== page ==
Montesquieu
 

XIV.5 That bad legislators are those who have favored vices of the climate, and good ones are those who have countered them

The Indians believe that repose and obli­vion are the foun­da­tion of all things, and the end to which they lead. Thus they regard utter inac­ti­vity as the most per­fect state and the object of their desi­res. They give the sur­name “unmo­va­ble” to the sove­reign being.1 The Siamese believe that supreme feli­city2 consists in not being obli­ged to ani­mate a machine and make a body act.

In those coun­tries where exces­sive heat ener­va­tes and overw­helms, repose is so delight­ful, and move­ment so unplea­sant, that this sys­tem of meta­phy­sics appears natu­ral ; and Foe,3 the legis­la­tor of the Indies, fol­lo­wed what he was fee­ling when he put men in an extre­mely pas­sive state ; but his doc­trine, spaw­ned by the indo­lence of the cli­mate, and in its turn favo­ring it, has cau­sed a thou­sand kinds of harm.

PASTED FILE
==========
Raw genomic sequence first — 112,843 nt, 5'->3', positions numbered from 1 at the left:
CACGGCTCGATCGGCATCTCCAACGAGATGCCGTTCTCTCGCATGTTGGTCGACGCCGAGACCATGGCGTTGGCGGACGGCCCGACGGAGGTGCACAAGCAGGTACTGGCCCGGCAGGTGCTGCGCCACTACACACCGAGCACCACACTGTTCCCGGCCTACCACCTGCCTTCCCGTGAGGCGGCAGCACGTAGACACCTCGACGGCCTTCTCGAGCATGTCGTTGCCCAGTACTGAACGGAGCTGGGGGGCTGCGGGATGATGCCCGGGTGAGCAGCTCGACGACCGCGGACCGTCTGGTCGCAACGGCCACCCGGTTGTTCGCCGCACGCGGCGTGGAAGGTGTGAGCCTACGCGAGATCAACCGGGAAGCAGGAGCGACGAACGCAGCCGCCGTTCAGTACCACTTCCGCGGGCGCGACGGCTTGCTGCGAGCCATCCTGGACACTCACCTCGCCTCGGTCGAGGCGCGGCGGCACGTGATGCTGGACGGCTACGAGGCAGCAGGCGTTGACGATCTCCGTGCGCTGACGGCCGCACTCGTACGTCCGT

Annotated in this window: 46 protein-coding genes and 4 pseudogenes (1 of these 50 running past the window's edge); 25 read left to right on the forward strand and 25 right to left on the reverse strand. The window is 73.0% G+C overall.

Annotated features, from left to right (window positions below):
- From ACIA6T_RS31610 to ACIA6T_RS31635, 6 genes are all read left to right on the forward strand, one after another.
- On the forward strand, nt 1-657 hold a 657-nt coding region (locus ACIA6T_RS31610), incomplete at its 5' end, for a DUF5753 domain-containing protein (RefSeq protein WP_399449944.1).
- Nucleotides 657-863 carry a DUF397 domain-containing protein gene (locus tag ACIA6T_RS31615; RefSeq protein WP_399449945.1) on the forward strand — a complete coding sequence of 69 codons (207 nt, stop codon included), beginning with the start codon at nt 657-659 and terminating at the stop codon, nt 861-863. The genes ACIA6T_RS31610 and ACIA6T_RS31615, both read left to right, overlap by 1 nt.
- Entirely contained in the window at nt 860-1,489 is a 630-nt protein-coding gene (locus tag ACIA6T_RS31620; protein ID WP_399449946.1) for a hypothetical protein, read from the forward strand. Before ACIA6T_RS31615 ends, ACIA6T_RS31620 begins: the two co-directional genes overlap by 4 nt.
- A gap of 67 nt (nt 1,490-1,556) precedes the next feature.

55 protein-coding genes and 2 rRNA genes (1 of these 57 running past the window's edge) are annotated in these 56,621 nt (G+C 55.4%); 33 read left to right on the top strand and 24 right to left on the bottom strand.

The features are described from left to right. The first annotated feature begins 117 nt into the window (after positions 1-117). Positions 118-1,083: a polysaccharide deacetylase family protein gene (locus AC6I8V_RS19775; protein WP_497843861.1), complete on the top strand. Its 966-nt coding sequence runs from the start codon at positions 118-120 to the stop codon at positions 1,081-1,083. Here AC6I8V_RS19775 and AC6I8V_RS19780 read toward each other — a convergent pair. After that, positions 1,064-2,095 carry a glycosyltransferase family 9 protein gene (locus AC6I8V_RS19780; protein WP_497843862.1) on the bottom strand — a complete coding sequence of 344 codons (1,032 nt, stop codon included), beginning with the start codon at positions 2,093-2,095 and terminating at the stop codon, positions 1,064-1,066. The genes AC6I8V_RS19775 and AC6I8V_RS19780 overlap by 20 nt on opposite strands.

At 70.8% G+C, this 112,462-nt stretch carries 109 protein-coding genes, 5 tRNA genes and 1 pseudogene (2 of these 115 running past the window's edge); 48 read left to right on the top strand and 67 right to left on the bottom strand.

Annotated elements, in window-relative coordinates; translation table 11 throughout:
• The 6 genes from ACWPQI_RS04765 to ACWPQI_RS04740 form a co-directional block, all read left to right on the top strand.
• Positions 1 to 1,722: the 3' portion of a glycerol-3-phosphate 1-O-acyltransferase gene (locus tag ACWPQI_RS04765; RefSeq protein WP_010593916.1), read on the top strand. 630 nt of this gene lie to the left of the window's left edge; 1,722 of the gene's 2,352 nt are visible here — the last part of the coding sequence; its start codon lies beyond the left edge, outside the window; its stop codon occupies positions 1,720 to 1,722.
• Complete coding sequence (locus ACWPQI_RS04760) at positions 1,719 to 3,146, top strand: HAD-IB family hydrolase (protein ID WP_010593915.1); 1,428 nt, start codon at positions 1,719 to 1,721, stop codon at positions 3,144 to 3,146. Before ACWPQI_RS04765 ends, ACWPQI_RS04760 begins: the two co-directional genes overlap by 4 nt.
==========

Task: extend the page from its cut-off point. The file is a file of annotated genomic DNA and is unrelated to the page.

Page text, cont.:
The legis­la­tors of China were more sen­si­ble when, consi­de­ring men not in the pea­ce­ful state where they will be some day, but in appro­priate action so they will ful­fill the duties of life, they made their reli­gion, their phi­lo­so­phy, and their laws all prac­ti­cal. The more phy­si­cal cau­ses incline men to repose, the more moral cau­ses must keep them from it.

Panamanack ; see Kircher.

La Loubère, The Kingdom of Siam, page 446.

“Foe wants to reduce the heart to pure emptiness ; we have eyes and ears, but perfection is neither to see nor to hear ; a mouth, hands, etc. ; perfection is that these members be inactive.” This is taken from the “Dialogue of a Chinese Philosopher” related by Father du Halde, vol. III.